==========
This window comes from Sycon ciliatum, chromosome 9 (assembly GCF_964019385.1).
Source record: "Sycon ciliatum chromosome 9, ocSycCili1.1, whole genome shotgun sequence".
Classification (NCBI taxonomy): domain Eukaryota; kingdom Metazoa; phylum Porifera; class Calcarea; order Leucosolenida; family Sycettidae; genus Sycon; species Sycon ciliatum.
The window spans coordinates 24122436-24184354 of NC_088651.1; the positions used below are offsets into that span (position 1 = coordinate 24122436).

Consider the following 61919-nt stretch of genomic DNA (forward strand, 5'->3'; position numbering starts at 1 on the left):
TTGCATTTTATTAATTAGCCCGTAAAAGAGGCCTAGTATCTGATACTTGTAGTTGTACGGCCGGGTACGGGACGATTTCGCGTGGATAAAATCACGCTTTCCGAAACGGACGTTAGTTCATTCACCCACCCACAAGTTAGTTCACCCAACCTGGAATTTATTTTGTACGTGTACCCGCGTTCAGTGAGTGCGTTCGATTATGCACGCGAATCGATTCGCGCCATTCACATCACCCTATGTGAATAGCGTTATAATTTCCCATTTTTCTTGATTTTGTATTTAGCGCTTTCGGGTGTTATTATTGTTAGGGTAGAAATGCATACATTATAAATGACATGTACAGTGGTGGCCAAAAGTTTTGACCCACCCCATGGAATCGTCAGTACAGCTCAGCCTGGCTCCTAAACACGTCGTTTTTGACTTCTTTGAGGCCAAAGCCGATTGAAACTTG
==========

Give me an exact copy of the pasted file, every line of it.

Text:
This window comes from Sycon ciliatum, chromosome 9 (assembly GCF_964019385.1).
Source record: "Sycon ciliatum chromosome 9, ocSycCili1.1, whole genome shotgun sequence".
Classification (NCBI taxonomy): domain Eukaryota; kingdom Metazoa; phylum Porifera; class Calcarea; order Leucosolenida; family Sycettidae; genus Sycon; species Sycon ciliatum.
The window spans coordinates 24122436-24184354 of NC_088651.1; the positions used below are offsets into that span (position 1 = coordinate 24122436).

Consider the following 61919-nt stretch of genomic DNA (forward strand, 5'->3'; position numbering starts at 1 on the left):
TTGCATTTTATTAATTAGCCCGTAAAAGAGGCCTAGTATCTGATACTTGTAGTTGTACGGCCGGGTACGGGACGATTTCGCGTGGATAAAATCACGCTTTCCGAAACGGACGTTAGTTCATTCACCCACCCACAAGTTAGTTCACCCAACCTGGAATTTATTTTGTACGTGTACCCGCGTTCAGTGAGTGCGTTCGATTATGCACGCGAATCGATTCGCGCCATTCACATCACCCTATGTGAATAGCGTTATAATTTCCCATTTTTCTTGATTTTGTATTTAGCGCTTTCGGGTGTTATTATTGTTAGGGTAGAAATGCATACATTATAAATGACATGTACAGTGGTGGCCAAAAGTTTTGACCCACCCCATGGAATCGTCAGTACAGCTCAGCCTGGCTCCTAAACACGTCGTTTTTGACTTCTTTGAGGCCAAAGCCGATTGAAACTTG